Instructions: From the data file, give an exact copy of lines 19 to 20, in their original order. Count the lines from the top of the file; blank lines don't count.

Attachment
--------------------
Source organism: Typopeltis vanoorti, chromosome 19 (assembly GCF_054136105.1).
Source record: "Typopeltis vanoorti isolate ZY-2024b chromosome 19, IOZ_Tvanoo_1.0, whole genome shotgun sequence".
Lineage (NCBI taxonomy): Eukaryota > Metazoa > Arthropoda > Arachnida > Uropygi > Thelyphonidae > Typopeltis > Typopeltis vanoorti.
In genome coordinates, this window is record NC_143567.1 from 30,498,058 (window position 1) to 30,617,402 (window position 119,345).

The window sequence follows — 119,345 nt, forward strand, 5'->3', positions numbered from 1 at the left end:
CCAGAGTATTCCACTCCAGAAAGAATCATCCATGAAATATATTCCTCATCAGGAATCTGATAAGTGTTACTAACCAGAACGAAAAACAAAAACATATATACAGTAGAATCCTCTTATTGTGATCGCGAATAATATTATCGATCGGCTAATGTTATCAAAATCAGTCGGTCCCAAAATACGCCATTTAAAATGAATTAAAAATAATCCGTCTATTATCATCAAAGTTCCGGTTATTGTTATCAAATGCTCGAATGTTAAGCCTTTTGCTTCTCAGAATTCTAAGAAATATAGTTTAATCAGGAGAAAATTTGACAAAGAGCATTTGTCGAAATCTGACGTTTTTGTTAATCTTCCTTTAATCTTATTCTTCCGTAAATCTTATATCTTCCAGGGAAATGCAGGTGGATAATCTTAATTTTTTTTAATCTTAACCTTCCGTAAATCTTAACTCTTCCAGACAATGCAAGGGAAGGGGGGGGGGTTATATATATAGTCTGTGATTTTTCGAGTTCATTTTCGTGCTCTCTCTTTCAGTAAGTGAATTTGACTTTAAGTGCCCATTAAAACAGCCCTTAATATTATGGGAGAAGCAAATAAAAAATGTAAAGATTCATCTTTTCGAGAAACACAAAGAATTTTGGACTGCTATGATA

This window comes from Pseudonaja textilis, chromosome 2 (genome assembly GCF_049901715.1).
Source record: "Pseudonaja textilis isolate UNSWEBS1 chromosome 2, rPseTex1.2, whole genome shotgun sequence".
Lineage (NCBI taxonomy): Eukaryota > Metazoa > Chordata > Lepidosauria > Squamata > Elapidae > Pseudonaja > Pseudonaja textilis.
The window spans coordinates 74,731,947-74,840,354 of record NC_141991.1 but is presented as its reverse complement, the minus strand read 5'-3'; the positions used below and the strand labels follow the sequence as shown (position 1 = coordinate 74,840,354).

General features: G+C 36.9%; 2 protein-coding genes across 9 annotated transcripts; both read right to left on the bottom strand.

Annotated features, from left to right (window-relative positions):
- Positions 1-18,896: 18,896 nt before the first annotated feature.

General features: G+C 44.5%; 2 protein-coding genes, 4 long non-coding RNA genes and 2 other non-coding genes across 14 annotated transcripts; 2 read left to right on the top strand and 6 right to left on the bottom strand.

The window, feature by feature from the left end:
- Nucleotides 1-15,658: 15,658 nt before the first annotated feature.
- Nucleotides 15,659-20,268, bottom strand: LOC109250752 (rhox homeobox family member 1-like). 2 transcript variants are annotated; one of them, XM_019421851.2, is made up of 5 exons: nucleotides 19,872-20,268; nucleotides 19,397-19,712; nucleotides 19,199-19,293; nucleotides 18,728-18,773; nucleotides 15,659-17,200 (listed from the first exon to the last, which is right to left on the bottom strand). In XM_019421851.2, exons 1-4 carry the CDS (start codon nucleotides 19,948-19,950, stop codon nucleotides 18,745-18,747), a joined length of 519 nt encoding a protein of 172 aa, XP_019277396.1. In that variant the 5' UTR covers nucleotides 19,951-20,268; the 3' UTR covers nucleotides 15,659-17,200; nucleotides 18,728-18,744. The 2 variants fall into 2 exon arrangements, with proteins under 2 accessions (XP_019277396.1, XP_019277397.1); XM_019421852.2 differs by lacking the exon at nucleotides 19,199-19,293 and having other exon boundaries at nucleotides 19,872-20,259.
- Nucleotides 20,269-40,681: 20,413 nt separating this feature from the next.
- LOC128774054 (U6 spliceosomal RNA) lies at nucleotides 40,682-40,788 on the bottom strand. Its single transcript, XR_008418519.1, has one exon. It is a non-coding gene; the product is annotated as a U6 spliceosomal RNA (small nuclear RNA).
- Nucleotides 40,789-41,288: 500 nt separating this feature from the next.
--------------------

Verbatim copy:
- LOC128774054 (U6 spliceosomal RNA) lies at nucleotides 40,682-40,788 on the bottom strand. Its single transcript, XR_008418519.1, has one exon. It is a non-coding gene; the product is annotated as a U6 spliceosomal RNA (small nuclear RNA).
- Nucleotides 40,789-41,288: 500 nt separating this feature from the next.